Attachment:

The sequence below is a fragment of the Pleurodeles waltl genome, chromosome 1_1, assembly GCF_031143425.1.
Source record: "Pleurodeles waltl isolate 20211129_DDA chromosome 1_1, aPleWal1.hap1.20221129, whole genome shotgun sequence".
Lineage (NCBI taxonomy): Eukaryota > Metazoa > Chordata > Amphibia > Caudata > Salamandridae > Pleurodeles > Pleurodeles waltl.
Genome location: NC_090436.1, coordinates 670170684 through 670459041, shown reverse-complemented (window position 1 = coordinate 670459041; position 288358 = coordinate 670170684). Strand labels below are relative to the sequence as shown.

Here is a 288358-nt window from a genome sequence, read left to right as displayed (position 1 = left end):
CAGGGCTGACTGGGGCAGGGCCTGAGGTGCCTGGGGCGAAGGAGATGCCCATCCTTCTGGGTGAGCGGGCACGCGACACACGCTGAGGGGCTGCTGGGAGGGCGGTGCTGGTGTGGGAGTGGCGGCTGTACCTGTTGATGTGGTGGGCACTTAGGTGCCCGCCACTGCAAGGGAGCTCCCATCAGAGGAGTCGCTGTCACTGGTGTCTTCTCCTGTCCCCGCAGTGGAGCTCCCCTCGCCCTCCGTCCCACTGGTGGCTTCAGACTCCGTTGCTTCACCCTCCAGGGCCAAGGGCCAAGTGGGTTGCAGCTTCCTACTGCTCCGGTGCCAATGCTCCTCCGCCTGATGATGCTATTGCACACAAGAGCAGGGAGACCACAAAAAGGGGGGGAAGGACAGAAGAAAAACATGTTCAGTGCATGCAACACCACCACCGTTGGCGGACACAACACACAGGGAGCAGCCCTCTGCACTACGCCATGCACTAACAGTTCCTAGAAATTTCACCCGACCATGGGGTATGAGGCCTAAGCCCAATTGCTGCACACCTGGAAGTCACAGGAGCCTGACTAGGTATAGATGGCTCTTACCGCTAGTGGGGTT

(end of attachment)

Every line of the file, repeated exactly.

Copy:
The sequence below is a fragment of the Pleurodeles waltl genome, chromosome 1_1, assembly GCF_031143425.1.
Source record: "Pleurodeles waltl isolate 20211129_DDA chromosome 1_1, aPleWal1.hap1.20221129, whole genome shotgun sequence".
Lineage (NCBI taxonomy): Eukaryota > Metazoa > Chordata > Amphibia > Caudata > Salamandridae > Pleurodeles > Pleurodeles waltl.
Genome location: NC_090436.1, coordinates 670170684 through 670459041, shown reverse-complemented (window position 1 = coordinate 670459041; position 288358 = coordinate 670170684). Strand labels below are relative to the sequence as shown.

Here is a 288358-nt window from a genome sequence, read left to right as displayed (position 1 = left end):
CAGGGCTGACTGGGGCAGGGCCTGAGGTGCCTGGGGCGAAGGAGATGCCCATCCTTCTGGGTGAGCGGGCACGCGACACACGCTGAGGGGCTGCTGGGAGGGCGGTGCTGGTGTGGGAGTGGCGGCTGTACCTGTTGATGTGGTGGGCACTTAGGTGCCCGCCACTGCAAGGGAGCTCCCATCAGAGGAGTCGCTGTCACTGGTGTCTTCTCCTGTCCCCGCAGTGGAGCTCCCCTCGCCCTCCGTCCCACTGGTGGCTTCAGACTCCGTTGCTTCACCCTCCAGGGCCAAGGGCCAAGTGGGTTGCAGCTTCCTACTGCTCCGGTGCCAATGCTCCTCCGCCTGATGATGCTATTGCACACAAGAGCAGGGAGACCACAAAAAGGGGGGGAAGGACAGAAGAAAAACATGTTCAGTGCATGCAACACCACCACCGTTGGCGGACACAACACACAGGGAGCAGCCCTCTGCACTACGCCATGCACTAACAGTTCCTAGAAATTTCACCCGACCATGGGGTATGAGGCCTAAGCCCAATTGCTGCACACCTGGAAGTCACAGGAGCCTGACTAGGTATAGATGGCTCTTACCGCTAGTGGGGTT